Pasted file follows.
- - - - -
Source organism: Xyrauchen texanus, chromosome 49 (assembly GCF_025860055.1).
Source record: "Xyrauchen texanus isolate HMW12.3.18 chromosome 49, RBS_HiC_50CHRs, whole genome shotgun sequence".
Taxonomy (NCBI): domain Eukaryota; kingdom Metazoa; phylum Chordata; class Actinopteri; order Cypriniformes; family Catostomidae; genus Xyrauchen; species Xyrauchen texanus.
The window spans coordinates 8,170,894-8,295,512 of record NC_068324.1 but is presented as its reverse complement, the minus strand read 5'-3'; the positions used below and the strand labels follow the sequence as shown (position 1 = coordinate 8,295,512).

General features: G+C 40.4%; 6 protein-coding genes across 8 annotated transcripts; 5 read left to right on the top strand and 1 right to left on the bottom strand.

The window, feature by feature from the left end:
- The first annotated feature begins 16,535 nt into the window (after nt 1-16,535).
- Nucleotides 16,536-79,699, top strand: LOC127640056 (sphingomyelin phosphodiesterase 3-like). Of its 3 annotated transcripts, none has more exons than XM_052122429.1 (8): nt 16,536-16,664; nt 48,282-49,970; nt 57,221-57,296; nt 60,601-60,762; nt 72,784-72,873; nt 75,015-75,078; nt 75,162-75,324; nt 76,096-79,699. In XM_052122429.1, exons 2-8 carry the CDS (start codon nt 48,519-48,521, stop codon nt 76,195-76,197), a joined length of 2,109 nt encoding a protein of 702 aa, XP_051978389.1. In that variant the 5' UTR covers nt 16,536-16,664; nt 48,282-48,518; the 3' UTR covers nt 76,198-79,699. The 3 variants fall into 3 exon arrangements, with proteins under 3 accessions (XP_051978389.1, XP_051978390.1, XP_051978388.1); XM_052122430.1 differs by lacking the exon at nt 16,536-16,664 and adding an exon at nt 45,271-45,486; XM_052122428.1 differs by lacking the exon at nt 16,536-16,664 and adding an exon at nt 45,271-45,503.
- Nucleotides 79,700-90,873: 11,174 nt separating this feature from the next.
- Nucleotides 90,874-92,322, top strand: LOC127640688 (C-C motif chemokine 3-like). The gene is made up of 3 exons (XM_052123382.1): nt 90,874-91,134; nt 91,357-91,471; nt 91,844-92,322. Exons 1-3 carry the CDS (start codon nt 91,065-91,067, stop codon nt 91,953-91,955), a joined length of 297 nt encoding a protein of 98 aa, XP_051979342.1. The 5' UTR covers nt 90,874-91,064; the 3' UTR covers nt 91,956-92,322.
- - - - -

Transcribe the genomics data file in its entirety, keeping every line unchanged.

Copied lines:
Source organism: Xyrauchen texanus, chromosome 49 (assembly GCF_025860055.1).
Source record: "Xyrauchen texanus isolate HMW12.3.18 chromosome 49, RBS_HiC_50CHRs, whole genome shotgun sequence".
Taxonomy (NCBI): domain Eukaryota; kingdom Metazoa; phylum Chordata; class Actinopteri; order Cypriniformes; family Catostomidae; genus Xyrauchen; species Xyrauchen texanus.
The window spans coordinates 8,170,894-8,295,512 of record NC_068324.1 but is presented as its reverse complement, the minus strand read 5'-3'; the positions used below and the strand labels follow the sequence as shown (position 1 = coordinate 8,295,512).

General features: G+C 40.4%; 6 protein-coding genes across 8 annotated transcripts; 5 read left to right on the top strand and 1 right to left on the bottom strand.

The window, feature by feature from the left end:
- The first annotated feature begins 16,535 nt into the window (after nt 1-16,535).
- Nucleotides 16,536-79,699, top strand: LOC127640056 (sphingomyelin phosphodiesterase 3-like). Of its 3 annotated transcripts, none has more exons than XM_052122429.1 (8): nt 16,536-16,664; nt 48,282-49,970; nt 57,221-57,296; nt 60,601-60,762; nt 72,784-72,873; nt 75,015-75,078; nt 75,162-75,324; nt 76,096-79,699. In XM_052122429.1, exons 2-8 carry the CDS (start codon nt 48,519-48,521, stop codon nt 76,195-76,197), a joined length of 2,109 nt encoding a protein of 702 aa, XP_051978389.1. In that variant the 5' UTR covers nt 16,536-16,664; nt 48,282-48,518; the 3' UTR covers nt 76,198-79,699. The 3 variants fall into 3 exon arrangements, with proteins under 3 accessions (XP_051978389.1, XP_051978390.1, XP_051978388.1); XM_052122430.1 differs by lacking the exon at nt 16,536-16,664 and adding an exon at nt 45,271-45,486; XM_052122428.1 differs by lacking the exon at nt 16,536-16,664 and adding an exon at nt 45,271-45,503.
- Nucleotides 79,700-90,873: 11,174 nt separating this feature from the next.
- Nucleotides 90,874-92,322, top strand: LOC127640688 (C-C motif chemokine 3-like). The gene is made up of 3 exons (XM_052123382.1): nt 90,874-91,134; nt 91,357-91,471; nt 91,844-92,322. Exons 1-3 carry the CDS (start codon nt 91,065-91,067, stop codon nt 91,953-91,955), a joined length of 297 nt encoding a protein of 98 aa, XP_051979342.1. The 5' UTR covers nt 90,874-91,064; the 3' UTR covers nt 91,956-92,322.